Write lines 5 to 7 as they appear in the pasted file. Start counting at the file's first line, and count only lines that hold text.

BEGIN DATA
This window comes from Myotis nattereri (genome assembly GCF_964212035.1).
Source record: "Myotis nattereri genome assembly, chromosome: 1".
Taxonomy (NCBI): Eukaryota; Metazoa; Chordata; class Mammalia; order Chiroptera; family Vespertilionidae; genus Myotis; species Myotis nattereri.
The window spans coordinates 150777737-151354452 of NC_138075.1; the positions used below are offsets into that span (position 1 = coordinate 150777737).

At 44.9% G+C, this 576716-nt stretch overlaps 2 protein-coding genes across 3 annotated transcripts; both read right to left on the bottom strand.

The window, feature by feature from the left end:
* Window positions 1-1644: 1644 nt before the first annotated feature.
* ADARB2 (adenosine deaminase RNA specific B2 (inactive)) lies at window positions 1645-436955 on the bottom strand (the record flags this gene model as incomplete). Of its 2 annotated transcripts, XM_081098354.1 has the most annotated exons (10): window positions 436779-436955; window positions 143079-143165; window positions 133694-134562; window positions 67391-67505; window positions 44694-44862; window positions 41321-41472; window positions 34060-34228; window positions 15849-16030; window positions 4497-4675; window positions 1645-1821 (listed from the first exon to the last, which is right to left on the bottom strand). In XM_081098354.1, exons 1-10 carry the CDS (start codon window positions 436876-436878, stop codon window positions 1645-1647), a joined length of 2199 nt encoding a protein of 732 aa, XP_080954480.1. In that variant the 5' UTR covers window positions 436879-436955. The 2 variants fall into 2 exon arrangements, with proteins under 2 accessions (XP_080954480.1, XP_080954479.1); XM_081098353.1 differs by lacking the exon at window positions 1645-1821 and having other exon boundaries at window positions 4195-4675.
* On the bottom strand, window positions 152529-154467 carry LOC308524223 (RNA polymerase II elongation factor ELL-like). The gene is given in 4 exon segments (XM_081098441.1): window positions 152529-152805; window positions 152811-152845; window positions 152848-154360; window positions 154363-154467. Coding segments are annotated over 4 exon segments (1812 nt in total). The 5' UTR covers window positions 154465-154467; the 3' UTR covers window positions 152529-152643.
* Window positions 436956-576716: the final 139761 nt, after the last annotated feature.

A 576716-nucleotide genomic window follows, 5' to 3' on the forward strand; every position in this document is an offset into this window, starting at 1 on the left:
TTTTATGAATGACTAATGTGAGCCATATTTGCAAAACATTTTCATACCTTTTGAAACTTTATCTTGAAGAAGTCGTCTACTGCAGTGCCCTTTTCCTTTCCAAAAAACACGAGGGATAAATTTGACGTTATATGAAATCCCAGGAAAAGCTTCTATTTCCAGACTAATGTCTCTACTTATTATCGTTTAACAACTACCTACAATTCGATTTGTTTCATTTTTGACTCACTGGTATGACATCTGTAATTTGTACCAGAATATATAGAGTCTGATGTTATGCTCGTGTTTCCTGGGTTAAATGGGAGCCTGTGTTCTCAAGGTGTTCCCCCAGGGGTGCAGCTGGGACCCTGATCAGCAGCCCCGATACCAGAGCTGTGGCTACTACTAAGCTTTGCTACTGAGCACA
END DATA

At 44.9% G+C, this 576716-nt stretch overlaps 2 protein-coding genes across 3 annotated transcripts; both read right to left on the bottom strand.

The window, feature by feature from the left end:
* Window positions 1-1644: 1644 nt before the first annotated feature.